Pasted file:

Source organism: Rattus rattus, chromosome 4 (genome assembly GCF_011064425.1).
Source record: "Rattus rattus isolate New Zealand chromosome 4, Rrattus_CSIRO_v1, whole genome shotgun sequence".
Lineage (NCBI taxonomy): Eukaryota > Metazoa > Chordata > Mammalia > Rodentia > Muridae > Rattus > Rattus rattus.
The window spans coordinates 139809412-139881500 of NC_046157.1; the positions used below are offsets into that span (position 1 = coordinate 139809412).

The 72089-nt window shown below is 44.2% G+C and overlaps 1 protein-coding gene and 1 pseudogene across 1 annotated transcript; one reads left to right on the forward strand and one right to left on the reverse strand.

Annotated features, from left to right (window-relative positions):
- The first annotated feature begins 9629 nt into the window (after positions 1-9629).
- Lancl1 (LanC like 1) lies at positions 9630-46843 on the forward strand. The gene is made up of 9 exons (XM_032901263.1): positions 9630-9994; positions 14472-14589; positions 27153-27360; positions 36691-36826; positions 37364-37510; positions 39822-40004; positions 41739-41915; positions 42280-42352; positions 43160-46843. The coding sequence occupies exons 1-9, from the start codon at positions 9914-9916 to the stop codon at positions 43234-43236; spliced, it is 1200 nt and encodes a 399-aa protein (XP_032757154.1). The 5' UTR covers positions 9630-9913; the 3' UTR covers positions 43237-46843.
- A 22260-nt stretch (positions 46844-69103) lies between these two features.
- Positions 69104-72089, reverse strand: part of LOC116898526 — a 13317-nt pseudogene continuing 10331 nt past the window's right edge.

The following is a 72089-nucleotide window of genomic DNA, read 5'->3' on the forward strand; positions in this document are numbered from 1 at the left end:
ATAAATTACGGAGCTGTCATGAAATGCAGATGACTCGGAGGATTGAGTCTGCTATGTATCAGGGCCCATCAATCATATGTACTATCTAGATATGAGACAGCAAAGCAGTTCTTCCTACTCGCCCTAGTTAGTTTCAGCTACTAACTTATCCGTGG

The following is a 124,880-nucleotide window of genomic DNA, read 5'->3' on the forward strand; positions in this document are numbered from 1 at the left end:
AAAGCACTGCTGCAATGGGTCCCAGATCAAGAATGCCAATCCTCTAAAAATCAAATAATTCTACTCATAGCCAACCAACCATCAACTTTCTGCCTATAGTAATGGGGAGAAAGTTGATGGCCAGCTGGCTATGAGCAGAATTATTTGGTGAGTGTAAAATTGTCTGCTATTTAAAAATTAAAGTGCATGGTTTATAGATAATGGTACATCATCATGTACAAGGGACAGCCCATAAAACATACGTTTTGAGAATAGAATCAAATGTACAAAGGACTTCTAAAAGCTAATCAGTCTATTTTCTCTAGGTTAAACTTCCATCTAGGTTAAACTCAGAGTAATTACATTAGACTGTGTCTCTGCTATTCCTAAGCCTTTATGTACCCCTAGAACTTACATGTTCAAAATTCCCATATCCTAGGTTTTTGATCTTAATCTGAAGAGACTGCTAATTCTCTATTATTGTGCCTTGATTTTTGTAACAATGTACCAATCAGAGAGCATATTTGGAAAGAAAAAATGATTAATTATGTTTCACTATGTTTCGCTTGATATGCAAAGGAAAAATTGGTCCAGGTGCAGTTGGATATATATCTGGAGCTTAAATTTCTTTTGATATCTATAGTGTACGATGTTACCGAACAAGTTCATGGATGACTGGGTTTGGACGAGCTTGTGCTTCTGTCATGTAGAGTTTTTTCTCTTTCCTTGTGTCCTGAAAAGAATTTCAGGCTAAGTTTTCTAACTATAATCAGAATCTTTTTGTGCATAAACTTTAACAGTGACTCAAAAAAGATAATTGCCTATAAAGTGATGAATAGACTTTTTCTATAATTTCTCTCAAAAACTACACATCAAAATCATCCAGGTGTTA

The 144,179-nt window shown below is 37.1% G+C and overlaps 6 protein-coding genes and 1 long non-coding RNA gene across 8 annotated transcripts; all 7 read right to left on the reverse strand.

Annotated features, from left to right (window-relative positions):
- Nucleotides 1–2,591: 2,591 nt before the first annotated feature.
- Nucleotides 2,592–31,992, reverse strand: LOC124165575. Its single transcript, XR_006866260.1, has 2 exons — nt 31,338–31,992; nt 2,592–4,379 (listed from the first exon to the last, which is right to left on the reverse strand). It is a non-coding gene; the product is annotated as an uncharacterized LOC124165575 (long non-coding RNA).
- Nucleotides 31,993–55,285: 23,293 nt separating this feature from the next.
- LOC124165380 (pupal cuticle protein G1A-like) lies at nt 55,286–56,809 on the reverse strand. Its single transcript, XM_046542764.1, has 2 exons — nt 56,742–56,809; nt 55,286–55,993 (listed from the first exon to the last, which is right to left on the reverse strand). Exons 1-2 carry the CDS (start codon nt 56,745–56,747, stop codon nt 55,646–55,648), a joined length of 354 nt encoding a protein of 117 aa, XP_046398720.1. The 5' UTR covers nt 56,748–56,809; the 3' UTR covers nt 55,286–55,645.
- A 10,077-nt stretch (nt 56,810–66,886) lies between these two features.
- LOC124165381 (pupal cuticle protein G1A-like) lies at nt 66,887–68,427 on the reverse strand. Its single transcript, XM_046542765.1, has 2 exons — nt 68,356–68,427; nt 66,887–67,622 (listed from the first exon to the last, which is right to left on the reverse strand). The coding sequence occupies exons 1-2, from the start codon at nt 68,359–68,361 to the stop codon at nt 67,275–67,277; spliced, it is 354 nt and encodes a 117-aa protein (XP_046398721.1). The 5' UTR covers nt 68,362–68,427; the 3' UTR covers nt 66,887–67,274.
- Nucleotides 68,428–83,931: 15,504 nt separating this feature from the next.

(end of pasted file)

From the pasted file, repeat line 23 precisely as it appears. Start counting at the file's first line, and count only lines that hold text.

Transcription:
- Nucleotides 68,428–83,931: 15,504 nt separating this feature from the next.